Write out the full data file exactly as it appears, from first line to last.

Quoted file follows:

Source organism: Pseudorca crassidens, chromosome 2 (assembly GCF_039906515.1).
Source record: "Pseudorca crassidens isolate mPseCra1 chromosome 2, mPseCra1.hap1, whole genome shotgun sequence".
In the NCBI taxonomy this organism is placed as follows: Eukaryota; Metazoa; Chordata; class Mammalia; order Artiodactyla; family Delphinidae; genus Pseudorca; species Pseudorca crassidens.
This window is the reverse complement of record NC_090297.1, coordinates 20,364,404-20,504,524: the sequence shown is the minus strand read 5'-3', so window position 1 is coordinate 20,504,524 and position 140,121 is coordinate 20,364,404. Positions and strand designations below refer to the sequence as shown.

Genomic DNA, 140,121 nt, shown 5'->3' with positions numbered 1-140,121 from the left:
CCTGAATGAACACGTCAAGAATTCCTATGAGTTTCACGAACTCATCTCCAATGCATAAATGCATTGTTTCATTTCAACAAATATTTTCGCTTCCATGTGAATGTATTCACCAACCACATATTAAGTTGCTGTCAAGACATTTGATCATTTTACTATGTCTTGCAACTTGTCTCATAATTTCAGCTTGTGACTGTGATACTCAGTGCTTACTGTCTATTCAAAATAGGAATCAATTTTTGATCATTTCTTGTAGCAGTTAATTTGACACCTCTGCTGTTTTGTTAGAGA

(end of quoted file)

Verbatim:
Source organism: Pseudorca crassidens, chromosome 2 (assembly GCF_039906515.1).
Source record: "Pseudorca crassidens isolate mPseCra1 chromosome 2, mPseCra1.hap1, whole genome shotgun sequence".
In the NCBI taxonomy this organism is placed as follows: Eukaryota; Metazoa; Chordata; class Mammalia; order Artiodactyla; family Delphinidae; genus Pseudorca; species Pseudorca crassidens.
This window is the reverse complement of record NC_090297.1, coordinates 20,364,404-20,504,524: the sequence shown is the minus strand read 5'-3', so window position 1 is coordinate 20,504,524 and position 140,121 is coordinate 20,364,404. Positions and strand designations below refer to the sequence as shown.

Genomic DNA, 140,121 nt, shown 5'->3' with positions numbered 1-140,121 from the left:
CCTGAATGAACACGTCAAGAATTCCTATGAGTTTCACGAACTCATCTCCAATGCATAAATGCATTGTTTCATTTCAACAAATATTTTCGCTTCCATGTGAATGTATTCACCAACCACATATTAAGTTGCTGTCAAGACATTTGATCATTTTACTATGTCTTGCAACTTGTCTCATAATTTCAGCTTGTGACTGTGATACTCAGTGCTTACTGTCTATTCAAAATAGGAATCAATTTTTGATCATTTCTTGTAGCAGTTAATTTGACACCTCTGCTGTTTTGTTAGAGA